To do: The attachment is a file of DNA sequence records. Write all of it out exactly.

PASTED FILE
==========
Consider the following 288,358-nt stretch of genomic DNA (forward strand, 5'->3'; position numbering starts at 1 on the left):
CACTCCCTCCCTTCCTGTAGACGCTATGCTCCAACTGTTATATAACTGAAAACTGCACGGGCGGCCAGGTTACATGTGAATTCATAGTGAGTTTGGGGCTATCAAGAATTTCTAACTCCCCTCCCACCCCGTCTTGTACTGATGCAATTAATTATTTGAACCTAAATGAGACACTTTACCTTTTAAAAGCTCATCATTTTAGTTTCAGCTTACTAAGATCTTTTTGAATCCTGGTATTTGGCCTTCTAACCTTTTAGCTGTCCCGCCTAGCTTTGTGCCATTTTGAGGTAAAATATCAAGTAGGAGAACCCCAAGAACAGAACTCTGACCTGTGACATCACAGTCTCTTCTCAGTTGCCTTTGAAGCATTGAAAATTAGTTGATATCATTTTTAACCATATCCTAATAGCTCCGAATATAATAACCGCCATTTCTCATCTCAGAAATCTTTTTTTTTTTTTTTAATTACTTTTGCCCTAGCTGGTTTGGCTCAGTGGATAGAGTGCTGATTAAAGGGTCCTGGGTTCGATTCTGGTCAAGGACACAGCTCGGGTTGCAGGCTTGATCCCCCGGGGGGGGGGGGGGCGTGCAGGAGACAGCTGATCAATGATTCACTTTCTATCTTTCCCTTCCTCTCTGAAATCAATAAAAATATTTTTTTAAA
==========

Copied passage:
Consider the following 288,358-nt stretch of genomic DNA (forward strand, 5'->3'; position numbering starts at 1 on the left):
CACTCCCTCCCTTCCTGTAGACGCTATGCTCCAACTGTTATATAACTGAAAACTGCACGGGCGGCCAGGTTACATGTGAATTCATAGTGAGTTTGGGGCTATCAAGAATTTCTAACTCCCCTCCCACCCCGTCTTGTACTGATGCAATTAATTATTTGAACCTAAATGAGACACTTTACCTTTTAAAAGCTCATCATTTTAGTTTCAGCTTACTAAGATCTTTTTGAATCCTGGTATTTGGCCTTCTAACCTTTTAGCTGTCCCGCCTAGCTTTGTGCCATTTTGAGGTAAAATATCAAGTAGGAGAACCCCAAGAACAGAACTCTGACCTGTGACATCACAGTCTCTTCTCAGTTGCCTTTGAAGCATTGAAAATTAGTTGATATCATTTTTAACCATATCCTAATAGCTCCGAATATAATAACCGCCATTTCTCATCTCAGAAATCTTTTTTTTTTTTTTTAATTACTTTTGCCCTAGCTGGTTTGGCTCAGTGGATAGAGTGCTGATTAAAGGGTCCTGGGTTCGATTCTGGTCAAGGACACAGCTCGGGTTGCAGGCTTGATCCCCCGGGGGGGGGGGGGGCGTGCAGGAGACAGCTGATCAATGATTCACTTTCTATCTTTCCCTTCCTCTCTGAAATCAATAAAAATATTTTTTTAAA